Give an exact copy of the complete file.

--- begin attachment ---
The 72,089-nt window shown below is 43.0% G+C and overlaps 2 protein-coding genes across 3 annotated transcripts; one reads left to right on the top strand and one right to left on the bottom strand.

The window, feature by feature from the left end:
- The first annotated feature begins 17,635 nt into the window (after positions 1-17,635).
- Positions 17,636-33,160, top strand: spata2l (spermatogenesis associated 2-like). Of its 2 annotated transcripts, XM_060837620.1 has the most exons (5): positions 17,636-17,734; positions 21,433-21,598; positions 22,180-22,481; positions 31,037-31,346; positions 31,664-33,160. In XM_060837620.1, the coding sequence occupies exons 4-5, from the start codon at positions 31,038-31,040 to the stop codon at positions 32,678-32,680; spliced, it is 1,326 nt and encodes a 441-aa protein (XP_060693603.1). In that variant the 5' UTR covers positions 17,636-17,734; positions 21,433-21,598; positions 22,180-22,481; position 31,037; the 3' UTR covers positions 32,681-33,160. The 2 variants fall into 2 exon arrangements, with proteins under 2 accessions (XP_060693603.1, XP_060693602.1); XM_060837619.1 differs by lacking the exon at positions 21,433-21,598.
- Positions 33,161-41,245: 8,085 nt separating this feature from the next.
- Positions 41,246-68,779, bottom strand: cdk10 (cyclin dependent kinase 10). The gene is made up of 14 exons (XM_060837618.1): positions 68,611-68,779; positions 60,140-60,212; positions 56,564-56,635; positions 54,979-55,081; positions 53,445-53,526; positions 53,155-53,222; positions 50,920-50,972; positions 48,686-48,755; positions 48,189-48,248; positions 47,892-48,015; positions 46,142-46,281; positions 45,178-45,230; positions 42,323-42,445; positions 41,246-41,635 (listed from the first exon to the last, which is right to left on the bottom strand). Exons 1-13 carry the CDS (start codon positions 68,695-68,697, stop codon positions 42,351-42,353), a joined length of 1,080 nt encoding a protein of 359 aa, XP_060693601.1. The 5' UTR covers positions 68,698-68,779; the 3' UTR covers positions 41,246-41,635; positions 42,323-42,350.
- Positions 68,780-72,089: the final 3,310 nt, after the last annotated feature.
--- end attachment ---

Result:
The 72,089-nt window shown below is 43.0% G+C and overlaps 2 protein-coding genes across 3 annotated transcripts; one reads left to right on the top strand and one right to left on the bottom strand.

The window, feature by feature from the left end:
- The first annotated feature begins 17,635 nt into the window (after positions 1-17,635).
- Positions 17,636-33,160, top strand: spata2l (spermatogenesis associated 2-like). Of its 2 annotated transcripts, XM_060837620.1 has the most exons (5): positions 17,636-17,734; positions 21,433-21,598; positions 22,180-22,481; positions 31,037-31,346; positions 31,664-33,160. In XM_060837620.1, the coding sequence occupies exons 4-5, from the start codon at positions 31,038-31,040 to the stop codon at positions 32,678-32,680; spliced, it is 1,326 nt and encodes a 441-aa protein (XP_060693603.1). In that variant the 5' UTR covers positions 17,636-17,734; positions 21,433-21,598; positions 22,180-22,481; position 31,037; the 3' UTR covers positions 32,681-33,160. The 2 variants fall into 2 exon arrangements, with proteins under 2 accessions (XP_060693603.1, XP_060693602.1); XM_060837619.1 differs by lacking the exon at positions 21,433-21,598.
- Positions 33,161-41,245: 8,085 nt separating this feature from the next.
- Positions 41,246-68,779, bottom strand: cdk10 (cyclin dependent kinase 10). The gene is made up of 14 exons (XM_060837618.1): positions 68,611-68,779; positions 60,140-60,212; positions 56,564-56,635; positions 54,979-55,081; positions 53,445-53,526; positions 53,155-53,222; positions 50,920-50,972; positions 48,686-48,755; positions 48,189-48,248; positions 47,892-48,015; positions 46,142-46,281; positions 45,178-45,230; positions 42,323-42,445; positions 41,246-41,635 (listed from the first exon to the last, which is right to left on the bottom strand). Exons 1-13 carry the CDS (start codon positions 68,695-68,697, stop codon positions 42,351-42,353), a joined length of 1,080 nt encoding a protein of 359 aa, XP_060693601.1. The 5' UTR covers positions 68,698-68,779; the 3' UTR covers positions 41,246-41,635; positions 42,323-42,350.
- Positions 68,780-72,089: the final 3,310 nt, after the last annotated feature.